Do not look upon your #NaNoWriMo word count and despair, for there is hope

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Say it’s your first time writing a novel, and you’re a smidge behind. On the 15th of November, you should’ve hit 25,000 words.

Do not despair.

Also: For those who’ve burned vacation time, dumped their significant others and sent the kids to boarding school, because you’re going to hit 50k if it kills you, I say this: dance not the dance of victory, because 50k isn’t actually a novel. It’s a novella. You want to hit 80k or 90k to be safe.

However: None of this really matters. At all.

Related post: Six easy ways to improve #NaNoWriMo

For your first draft, word counts mean nothing

I don’t care if you’ve gotten stuck at 12,000 words or you’re already finished with your 194,000 epic involving the king of the orcs and the vampire mermaid who loves him.

Anybody new to writing a novel, of whatever genre, should ignore the word count demons in this first draft.

Say it with me: It’s a first draft and the word count meants nothing.

The word count means nothing.

One more time: I’ve got 99 problems and a word count ain’t one.

If you steal from Hollywood, you can finish a first draft faster than you can possibly imagine

Screenwriters can write a screenplay far, far faster than you can write a novel.

Not because they make the keyboard smoke at 120 words per minute, riding the writer’s Autobahn, while mortal scribes plod along at a mere 60-70 wpm.

Not because they’re smarter, better looking or busy consuming vast truckloads of some designer drug that lets them bang on the keyboard for 48 hours a stretch.

And not because screenwriters belong to a secret society where everybody wears masks and tuxedos while telling each other secrets they guard from novelists by employing an army of robot ninjas from the future, although that would be a great screenplay as long as Tom Cruise and Nicole Kidman are not attached and the robot ninja clones are all played by Cate Blanchett.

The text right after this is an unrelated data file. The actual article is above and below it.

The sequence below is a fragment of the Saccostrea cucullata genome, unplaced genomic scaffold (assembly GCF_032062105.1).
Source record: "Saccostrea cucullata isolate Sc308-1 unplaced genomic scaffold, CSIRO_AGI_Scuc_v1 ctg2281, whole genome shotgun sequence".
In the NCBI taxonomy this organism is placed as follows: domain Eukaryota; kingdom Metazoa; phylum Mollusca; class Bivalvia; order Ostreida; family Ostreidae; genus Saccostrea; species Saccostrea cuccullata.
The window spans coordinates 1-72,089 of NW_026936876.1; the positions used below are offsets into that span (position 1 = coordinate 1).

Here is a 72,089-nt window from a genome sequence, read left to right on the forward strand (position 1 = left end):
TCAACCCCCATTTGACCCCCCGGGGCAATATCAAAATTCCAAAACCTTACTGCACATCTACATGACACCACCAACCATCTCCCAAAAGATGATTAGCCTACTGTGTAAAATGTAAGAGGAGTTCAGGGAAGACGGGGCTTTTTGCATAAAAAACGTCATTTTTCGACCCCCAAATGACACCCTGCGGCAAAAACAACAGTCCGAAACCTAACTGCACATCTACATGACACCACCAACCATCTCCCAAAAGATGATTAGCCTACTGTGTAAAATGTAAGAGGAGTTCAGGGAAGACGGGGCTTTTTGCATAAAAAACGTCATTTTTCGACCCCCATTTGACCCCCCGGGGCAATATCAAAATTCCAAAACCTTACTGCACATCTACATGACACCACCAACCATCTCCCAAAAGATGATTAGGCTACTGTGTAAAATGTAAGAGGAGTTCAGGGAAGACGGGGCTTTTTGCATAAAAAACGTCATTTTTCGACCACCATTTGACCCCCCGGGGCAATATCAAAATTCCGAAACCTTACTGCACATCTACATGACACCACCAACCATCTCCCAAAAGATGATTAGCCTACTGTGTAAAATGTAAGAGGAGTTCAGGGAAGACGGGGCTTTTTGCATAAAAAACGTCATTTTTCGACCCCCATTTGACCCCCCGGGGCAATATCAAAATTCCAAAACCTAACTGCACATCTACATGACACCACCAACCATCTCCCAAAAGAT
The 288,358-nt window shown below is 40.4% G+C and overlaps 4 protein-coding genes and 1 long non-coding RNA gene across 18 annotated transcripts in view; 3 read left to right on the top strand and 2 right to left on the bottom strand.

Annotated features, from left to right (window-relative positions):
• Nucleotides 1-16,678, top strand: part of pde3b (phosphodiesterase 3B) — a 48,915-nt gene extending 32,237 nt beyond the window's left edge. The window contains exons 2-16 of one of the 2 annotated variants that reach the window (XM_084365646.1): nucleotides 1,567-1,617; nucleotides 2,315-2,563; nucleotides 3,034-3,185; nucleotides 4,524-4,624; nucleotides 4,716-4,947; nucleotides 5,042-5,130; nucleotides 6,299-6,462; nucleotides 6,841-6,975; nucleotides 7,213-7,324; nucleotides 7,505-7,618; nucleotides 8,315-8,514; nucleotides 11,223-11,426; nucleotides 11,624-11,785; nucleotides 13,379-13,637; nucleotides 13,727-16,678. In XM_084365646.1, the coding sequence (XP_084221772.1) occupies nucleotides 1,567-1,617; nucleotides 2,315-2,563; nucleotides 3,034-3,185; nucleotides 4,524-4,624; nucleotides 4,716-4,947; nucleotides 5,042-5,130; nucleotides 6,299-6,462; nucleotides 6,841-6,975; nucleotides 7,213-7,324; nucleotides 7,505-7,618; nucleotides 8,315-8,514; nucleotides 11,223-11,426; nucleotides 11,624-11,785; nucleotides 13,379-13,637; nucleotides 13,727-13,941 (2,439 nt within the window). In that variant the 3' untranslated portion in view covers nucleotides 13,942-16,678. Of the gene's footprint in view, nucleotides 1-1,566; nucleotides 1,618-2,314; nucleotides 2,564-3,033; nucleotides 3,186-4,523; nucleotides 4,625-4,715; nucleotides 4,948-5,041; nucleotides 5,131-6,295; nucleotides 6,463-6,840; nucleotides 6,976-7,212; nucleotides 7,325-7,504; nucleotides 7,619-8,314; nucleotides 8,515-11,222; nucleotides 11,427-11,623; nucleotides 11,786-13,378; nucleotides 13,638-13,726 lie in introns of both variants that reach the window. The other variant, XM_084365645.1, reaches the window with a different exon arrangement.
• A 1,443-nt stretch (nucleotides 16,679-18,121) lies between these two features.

Want to know the secret?

Screenwriters don’t care about word count. At all.

Oh, they care deeply about the number of PAGES, which you may argue is the same thing. But it’s not.

Actors and directors can judge the length of a script by sight, or by closing their eyes and weighing it. The average film is roughly 100 to 120 minutes. A screenplay is roughly 1 minute per page. By some crazy coincidence, screenplays tend to run about 100 to 120 pages.

The formatting is very different from novels, so the number of words per page varies a ton. Doesn’t matter if you’ve got 100 words on a page or 250, it’s still a page. Counts the same.

In fact, if you have a 100-page script, but do NOT pack every page full of words, they like it better. Because it means you’re not getting bogged down in backstory and nonsense, or having actors give giant monologues. Tons of  words on every page of a screenplay is a Bad Thing, and should be avoided.

Here’s how they get away with writing far fewer words: screenwriters strip the story down to the bones: dialogue and conflict.

All they care about is the guts of the story. The color of the drapes doesn’t mean a thing.

And yes, novels are different animals, where sometimes the color of the drapes matters. But never in a first draft, Captain Sillypants.

The acid test: books to movies

Think about this: Have screenwriters sat by their swimming pools with sunglasses, pitchers of margaritas and plotwheels to take perfectly good novels and turn them into perfectly great screenplays that grow up big and strong to become great movies that are somehow not five hours long?

Yes. Yes, they do.

PRESUMED INNOCENT is a wonderful novel, one of my favorites, an amazing mystery. The screenplay and movie don’t dumb it down. They don’t cut out massive chunks of the story and turn Scott Turow’s masterpiece into a Cliff’s Notes version. I’ve read the book dozens of times and seen Harrison Ford rock that Caesar haircut more times than I can remember, and both the movie and the book are equally awesome.

So yes, you can, and often should, tell the story in 15,000 words (or a lot fewer) before you expand that all the way out to 90,000 words.

How to properly steal from Hollywood and do rough drafts at Autobahn speeds

Am I suggesting you write a screenplay instead? No.

Here’s what I’m saying: steal from Hollywood, starting now. Today. It’s your first draft of probably your first novel, and big parts of are guaranteed to stink like six-day old cod.

Which is totally fine. The first draft of anything is terrible.